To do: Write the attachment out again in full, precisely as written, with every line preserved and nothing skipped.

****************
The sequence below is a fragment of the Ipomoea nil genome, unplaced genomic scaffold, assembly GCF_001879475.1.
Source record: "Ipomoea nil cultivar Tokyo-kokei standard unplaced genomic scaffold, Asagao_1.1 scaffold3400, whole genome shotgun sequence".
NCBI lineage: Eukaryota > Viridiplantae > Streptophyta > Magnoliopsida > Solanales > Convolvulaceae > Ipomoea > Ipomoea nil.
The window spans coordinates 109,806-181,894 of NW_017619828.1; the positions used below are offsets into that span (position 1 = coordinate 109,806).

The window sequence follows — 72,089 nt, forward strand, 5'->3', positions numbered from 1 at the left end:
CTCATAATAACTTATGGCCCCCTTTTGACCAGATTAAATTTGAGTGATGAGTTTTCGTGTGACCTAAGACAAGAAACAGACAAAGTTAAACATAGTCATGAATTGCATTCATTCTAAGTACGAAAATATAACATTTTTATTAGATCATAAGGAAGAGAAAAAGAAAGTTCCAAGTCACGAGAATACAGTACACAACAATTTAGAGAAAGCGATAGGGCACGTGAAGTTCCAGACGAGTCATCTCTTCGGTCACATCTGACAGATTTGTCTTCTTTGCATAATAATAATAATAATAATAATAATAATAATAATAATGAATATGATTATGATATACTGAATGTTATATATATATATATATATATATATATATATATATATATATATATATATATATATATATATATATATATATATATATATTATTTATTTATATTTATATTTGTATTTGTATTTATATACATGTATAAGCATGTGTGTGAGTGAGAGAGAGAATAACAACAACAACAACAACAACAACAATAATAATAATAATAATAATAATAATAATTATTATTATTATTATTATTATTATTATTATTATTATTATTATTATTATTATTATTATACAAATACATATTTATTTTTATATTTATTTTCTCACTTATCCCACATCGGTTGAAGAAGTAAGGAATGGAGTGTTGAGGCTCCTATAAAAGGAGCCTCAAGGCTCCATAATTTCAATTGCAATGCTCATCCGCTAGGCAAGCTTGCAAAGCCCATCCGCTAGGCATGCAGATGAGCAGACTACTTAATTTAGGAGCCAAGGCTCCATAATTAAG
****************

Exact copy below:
The sequence below is a fragment of the Ipomoea nil genome, unplaced genomic scaffold, assembly GCF_001879475.1.
Source record: "Ipomoea nil cultivar Tokyo-kokei standard unplaced genomic scaffold, Asagao_1.1 scaffold3400, whole genome shotgun sequence".
NCBI lineage: Eukaryota > Viridiplantae > Streptophyta > Magnoliopsida > Solanales > Convolvulaceae > Ipomoea > Ipomoea nil.
The window spans coordinates 109,806-181,894 of NW_017619828.1; the positions used below are offsets into that span (position 1 = coordinate 109,806).

The window sequence follows — 72,089 nt, forward strand, 5'->3', positions numbered from 1 at the left end:
CTCATAATAACTTATGGCCCCCTTTTGACCAGATTAAATTTGAGTGATGAGTTTTCGTGTGACCTAAGACAAGAAACAGACAAAGTTAAACATAGTCATGAATTGCATTCATTCTAAGTACGAAAATATAACATTTTTATTAGATCATAAGGAAGAGAAAAAGAAAGTTCCAAGTCACGAGAATACAGTACACAACAATTTAGAGAAAGCGATAGGGCACGTGAAGTTCCAGACGAGTCATCTCTTCGGTCACATCTGACAGATTTGTCTTCTTTGCATAATAATAATAATAATAATAATAATAATAATAATAATGAATATGATTATGATATACTGAATGTTATATATATATATATATATATATATATATATATATATATATATATATATATATATATATATATATATATATATATATATTATTTATTTATATTTATATTTGTATTTGTATTTATATACATGTATAAGCATGTGTGTGAGTGAGAGAGAGAATAACAACAACAACAACAACAACAACAATAATAATAATAATAATAATAATAATAATTATTATTATTATTATTATTATTATTATTATTATTATTATTATTATTATTATTATTATACAAATACATATTTATTTTTATATTTATTTTCTCACTTATCCCACATCGGTTGAAGAAGTAAGGAATGGAGTGTTGAGGCTCCTATAAAAGGAGCCTCAAGGCTCCATAATTTCAATTGCAATGCTCATCCGCTAGGCAAGCTTGCAAAGCCCATCCGCTAGGCATGCAGATGAGCAGACTACTTAATTTAGGAGCCAAGGCTCCATAATTAAG